“Our fantastic team of Creation Station franchise owners have already inspired over 250,000 children and families with the award winning art and craft classes, parties, clubs, events and products. We have ambitious growth plans for 2020 to help inspire the nation’s imagination”.

Creation Station pitch to Rich

Sarah has pitched to Richard Branson online to help bring creativity back into childhood and are now at position 3. They would love it if you can click to vote to help them reach number 1 and make a difference to more children and families.

If you believe more children should have the opportunity to unleash their creative spirit so they can dream, believe and achieve, we would really appreciate your support by voting for our project:

Voting takes just a few seconds and as thank you, when you share on Facebook with #creation station you‘ll have a chance to win a daily £20 craft giveaway!

Thank you from all at The Creation Station. It would mean a lot to many…

pitch to rich video

#VOOM 2016 is the UK and Ireland’s biggest and most valuable pitching competition, from Virgin Media Business. There’s £1 million (€1.2 million) in prizes and the chance to pitch to Richard Branson. Public voting is open until 9th May 2016.


Leave a comment

Filed under Arts & Crafts, Little Ones, Parenting, School Kids, Uncategorized

5 Ways To Get Your Children Outdoors This Easter

With Easter just around the corner, finding ways to keep your children active during the holidays can often seem like a herculean task. Fortunately, there are plenty of opportunities to get your little ones out and about in the spring sunshine and many of them won’t cost you a penny. So, lace up their shoes, button up their coats and start giving the Easter bunny a run for his money.

Eggs-ercise Outdoors With An Easter Egg Hunt

It’s nearly impossible to avoid chocolate at this time of year. But, an Easter egg hunt is aeaster-13646_640 great way for your children to burn off energy before they get their hands on any tasty treats. The garden or local park makes the perfect hiding place for these goodies, keeping your children active whilst they race around looking for them. For older children, you might want to introduce a scavenger hunt theme. Providing clues to where the next egg lies will help keep the game fun and engaging. Just remember not to go overboard, as the harder the clues, the higher the chance of your child growing bored of hunting.

Go Wild With Animal Role Play

Easter is the perfect time to introduce a little pretend play to your child’s life. With thousands of baby animals being born up and down the country, it can be fun to imagine what it would be like to be a sheep or a duck. Encourage your children to hop, waddle and quack their way across the garden, enabling them to exercise their imagination as well as their bodies.

Explore The Countryside With A Springtime Walkoutdoor play

If you live in an area where the countryside is close to hand, then you could think about trying to spot some local wildlife. The natural world is an abundant source of wonder to young children, especially if they’re introduced to animals they’ve never encountered before. Taking a stroll with your family through the fields or along the riverside can be a great way of letting off steam and exploring the world around you. Easter is also a great time to visit a petting zoo or local farm to see chicks, bunnies, lambs and ducklings.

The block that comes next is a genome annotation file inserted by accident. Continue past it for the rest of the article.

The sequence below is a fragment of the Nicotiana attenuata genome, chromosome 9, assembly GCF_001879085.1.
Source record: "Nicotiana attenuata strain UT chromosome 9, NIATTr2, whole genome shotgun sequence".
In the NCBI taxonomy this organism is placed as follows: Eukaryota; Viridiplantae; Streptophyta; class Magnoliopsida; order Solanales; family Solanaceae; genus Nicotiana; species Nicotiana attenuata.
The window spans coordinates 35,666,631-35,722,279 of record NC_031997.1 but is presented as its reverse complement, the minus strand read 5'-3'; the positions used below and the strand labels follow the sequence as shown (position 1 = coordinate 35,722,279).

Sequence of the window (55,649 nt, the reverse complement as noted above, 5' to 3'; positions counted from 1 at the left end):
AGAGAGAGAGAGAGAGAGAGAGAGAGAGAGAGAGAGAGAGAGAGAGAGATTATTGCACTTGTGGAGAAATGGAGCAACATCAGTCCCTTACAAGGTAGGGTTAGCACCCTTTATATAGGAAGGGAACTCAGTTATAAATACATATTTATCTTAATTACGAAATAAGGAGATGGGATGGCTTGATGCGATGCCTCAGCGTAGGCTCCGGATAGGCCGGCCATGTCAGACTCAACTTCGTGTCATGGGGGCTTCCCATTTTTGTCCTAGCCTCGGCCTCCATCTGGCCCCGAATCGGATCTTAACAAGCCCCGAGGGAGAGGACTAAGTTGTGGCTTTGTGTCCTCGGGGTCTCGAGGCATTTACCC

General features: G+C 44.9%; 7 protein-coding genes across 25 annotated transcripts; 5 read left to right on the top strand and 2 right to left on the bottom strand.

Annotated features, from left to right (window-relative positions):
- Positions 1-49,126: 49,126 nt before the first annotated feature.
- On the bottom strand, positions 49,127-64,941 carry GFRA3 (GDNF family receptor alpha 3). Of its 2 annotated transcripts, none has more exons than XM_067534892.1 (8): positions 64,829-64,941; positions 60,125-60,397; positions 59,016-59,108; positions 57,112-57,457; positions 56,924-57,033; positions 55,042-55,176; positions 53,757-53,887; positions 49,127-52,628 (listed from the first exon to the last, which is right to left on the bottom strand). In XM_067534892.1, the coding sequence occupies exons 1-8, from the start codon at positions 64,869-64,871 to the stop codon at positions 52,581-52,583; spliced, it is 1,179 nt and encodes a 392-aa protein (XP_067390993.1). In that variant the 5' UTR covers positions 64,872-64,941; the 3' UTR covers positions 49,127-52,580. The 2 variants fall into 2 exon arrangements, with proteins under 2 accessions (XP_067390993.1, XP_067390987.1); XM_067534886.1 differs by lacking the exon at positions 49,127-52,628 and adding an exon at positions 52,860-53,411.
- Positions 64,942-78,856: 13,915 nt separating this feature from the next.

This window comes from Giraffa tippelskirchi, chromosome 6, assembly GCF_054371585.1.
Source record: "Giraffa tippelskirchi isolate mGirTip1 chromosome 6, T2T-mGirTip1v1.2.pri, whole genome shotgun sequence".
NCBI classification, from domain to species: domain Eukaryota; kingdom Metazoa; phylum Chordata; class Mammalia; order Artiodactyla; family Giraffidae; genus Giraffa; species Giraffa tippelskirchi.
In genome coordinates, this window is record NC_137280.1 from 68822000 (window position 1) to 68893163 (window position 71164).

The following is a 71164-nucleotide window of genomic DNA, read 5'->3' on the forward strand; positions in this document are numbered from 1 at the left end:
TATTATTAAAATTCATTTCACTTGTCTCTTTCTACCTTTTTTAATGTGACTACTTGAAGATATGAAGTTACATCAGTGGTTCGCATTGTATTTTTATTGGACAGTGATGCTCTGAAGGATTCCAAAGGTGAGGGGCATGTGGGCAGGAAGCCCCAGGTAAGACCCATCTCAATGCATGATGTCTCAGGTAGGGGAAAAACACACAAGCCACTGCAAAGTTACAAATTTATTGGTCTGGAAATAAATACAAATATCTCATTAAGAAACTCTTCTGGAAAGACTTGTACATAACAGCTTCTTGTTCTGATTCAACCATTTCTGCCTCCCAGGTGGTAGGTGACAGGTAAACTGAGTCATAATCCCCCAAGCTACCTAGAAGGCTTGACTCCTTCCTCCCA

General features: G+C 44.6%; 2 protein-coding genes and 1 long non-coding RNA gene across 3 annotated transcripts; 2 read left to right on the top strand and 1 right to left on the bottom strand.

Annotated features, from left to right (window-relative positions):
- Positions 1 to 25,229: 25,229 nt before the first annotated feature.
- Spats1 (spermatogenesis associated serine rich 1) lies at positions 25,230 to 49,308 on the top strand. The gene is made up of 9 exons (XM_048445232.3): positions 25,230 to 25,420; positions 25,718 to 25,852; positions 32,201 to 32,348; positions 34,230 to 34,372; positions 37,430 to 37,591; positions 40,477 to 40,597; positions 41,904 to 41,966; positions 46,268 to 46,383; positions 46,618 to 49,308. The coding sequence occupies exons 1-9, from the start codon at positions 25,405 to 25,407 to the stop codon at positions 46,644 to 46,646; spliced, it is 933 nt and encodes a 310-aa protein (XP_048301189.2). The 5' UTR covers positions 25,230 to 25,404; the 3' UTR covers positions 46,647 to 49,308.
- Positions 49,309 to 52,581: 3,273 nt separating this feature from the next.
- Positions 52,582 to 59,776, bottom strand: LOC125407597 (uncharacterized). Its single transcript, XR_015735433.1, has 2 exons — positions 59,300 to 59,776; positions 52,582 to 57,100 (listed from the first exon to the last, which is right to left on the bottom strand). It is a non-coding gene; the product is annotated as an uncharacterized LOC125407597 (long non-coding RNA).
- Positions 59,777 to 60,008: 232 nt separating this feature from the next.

Get Involved With An Easter Parade

Whilst there’s plenty to do in your own backyard, joining the local community in their Easter celebrations can be a great experience for the whole family. Check to see if your neighbourhood is putting on an Easter parade that your children can get involved with. These usually provide children with the opportunity to hop, skip and run down the street, along with the chance to create banners and play with their friends.


Encourage Creativity With Messy Play

If you’re looking for a sensory experience at home, then Easter themed messy play could be the ideal solution. Making shapes in sand, mud and paint allows children to exercise their creative side, as well as helping them develop core motor skills. By turning their creativity into a game, you can keep them active at the same time. Digging for eggs in the mud or searching for toys in the sand will keep toddlers happy for hours and only comes at the price of a quick cleanup afterwards.


Author Bio: Sam Flatman is an outdoor learning specialist and an Educational Consultant for Pentagon Play. Sam has been designing outdoor school play equipment for the past 10 years and has a passion for outdoor education. He believes that outdoor learning is an essential part of child development, which should be integrated into the school curriculum at every opportunity.


Pentagon’s Facebook:

Pentagon’s Twitter:

Leave a comment

Filed under Arts & Crafts, Little Ones, Parenting, School Kids

Children should learn mainly through play until age of eight, says Lego

Toy company funds research suggesting educational development can be hindered by early formal schooling. So are UK schools getting it wrong?

The Guardian today reports that parents are squeezing the role of play out of their children’s lives in favour of the three ‘R’s as they try to prepare their offspring for a competitive world, according to the head of Lego’s education charity arm.